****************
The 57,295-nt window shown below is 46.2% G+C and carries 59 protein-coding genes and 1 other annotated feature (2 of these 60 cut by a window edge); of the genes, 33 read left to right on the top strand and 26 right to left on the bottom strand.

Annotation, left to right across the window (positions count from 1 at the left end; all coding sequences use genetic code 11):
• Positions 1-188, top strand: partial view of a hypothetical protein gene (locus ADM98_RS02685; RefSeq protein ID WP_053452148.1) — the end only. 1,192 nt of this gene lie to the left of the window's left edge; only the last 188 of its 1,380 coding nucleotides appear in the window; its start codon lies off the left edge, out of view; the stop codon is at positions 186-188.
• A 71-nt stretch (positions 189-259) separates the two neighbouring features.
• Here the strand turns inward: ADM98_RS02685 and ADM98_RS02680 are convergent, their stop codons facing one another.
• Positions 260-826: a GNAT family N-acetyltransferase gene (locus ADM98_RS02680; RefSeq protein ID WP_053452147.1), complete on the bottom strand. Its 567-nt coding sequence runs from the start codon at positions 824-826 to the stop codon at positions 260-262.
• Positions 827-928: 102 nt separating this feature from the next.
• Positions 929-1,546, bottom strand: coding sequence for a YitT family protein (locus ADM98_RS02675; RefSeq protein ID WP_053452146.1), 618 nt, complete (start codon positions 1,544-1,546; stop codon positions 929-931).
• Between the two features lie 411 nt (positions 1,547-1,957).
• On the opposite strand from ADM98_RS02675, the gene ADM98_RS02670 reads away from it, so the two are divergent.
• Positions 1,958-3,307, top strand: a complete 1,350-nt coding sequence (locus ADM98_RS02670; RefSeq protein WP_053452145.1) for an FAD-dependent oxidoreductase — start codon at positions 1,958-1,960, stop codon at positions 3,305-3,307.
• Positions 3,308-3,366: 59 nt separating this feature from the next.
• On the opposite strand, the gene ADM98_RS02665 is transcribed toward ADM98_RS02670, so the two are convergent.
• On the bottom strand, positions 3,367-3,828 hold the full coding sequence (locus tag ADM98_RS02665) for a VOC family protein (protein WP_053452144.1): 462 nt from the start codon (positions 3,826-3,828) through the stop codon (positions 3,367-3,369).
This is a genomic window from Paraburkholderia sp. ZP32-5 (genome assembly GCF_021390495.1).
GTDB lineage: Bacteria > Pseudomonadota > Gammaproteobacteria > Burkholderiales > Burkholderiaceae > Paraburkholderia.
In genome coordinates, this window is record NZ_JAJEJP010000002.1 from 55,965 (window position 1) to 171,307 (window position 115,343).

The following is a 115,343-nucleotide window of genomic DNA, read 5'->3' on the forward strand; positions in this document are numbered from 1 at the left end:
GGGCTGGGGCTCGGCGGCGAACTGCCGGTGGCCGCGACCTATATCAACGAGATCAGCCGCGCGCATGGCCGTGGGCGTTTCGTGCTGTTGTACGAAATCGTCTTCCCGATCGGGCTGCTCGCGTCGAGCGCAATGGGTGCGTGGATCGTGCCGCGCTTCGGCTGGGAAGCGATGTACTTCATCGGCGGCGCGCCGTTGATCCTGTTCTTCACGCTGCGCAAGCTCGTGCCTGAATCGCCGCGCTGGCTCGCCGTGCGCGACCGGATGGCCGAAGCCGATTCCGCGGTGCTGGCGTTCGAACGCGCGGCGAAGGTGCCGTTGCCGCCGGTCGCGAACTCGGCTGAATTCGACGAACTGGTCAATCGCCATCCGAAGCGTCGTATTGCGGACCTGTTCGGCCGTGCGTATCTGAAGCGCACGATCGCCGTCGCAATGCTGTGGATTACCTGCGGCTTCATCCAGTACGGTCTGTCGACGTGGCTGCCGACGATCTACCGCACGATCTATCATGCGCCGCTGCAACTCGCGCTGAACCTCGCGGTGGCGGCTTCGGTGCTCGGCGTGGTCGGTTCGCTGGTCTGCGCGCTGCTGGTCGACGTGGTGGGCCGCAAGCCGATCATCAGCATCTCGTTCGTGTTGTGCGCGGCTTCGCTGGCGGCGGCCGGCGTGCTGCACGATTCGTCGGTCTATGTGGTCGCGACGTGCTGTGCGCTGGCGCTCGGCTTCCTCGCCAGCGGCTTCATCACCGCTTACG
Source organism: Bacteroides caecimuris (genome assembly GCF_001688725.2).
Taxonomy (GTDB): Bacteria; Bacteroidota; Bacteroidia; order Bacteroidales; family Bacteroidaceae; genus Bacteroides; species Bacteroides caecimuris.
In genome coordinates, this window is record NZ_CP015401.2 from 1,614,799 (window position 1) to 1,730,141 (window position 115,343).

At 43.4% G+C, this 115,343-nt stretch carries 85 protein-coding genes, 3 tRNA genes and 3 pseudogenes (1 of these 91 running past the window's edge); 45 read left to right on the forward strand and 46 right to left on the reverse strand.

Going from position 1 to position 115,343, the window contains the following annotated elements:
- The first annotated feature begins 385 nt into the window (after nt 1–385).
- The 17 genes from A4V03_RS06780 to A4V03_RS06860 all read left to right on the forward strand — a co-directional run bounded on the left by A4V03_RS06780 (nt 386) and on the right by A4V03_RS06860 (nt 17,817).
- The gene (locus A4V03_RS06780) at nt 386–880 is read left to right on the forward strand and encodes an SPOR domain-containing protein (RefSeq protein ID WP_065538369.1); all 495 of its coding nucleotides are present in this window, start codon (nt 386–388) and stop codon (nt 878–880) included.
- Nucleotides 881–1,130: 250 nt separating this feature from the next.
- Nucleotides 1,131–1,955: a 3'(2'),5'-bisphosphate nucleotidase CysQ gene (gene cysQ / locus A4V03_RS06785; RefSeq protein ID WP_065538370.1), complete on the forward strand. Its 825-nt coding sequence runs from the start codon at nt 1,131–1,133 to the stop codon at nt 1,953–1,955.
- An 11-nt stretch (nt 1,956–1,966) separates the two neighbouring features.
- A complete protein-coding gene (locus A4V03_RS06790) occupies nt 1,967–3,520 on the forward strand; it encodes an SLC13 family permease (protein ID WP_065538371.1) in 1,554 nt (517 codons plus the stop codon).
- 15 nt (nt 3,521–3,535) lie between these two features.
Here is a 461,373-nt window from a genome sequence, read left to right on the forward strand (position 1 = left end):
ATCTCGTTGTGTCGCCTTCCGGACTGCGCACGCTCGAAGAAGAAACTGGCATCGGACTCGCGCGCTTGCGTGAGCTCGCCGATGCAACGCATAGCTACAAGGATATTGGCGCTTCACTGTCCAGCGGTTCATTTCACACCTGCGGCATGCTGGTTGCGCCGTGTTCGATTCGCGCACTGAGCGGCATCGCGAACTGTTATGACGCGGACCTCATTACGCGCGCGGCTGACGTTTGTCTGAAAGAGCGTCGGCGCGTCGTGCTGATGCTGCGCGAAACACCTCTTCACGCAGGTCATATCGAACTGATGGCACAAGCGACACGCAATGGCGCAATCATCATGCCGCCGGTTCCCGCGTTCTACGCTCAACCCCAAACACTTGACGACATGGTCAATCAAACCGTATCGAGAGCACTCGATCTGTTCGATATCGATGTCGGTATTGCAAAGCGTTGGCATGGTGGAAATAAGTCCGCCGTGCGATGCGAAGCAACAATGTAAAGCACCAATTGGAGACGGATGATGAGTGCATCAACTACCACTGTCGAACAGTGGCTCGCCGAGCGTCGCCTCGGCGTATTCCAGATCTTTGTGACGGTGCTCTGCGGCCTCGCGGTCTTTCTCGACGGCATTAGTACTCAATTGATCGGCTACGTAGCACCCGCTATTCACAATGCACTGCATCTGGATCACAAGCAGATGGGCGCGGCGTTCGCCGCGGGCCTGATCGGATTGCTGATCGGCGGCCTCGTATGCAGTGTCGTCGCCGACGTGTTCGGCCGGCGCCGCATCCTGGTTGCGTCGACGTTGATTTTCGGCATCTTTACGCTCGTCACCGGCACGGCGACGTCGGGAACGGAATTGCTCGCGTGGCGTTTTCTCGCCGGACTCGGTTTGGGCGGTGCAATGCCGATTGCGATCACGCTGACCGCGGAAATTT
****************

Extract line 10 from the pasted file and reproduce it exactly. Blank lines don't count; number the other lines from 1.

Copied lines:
• On the opposite strand from ADM98_RS02675, the gene ADM98_RS02670 reads away from it, so the two are divergent.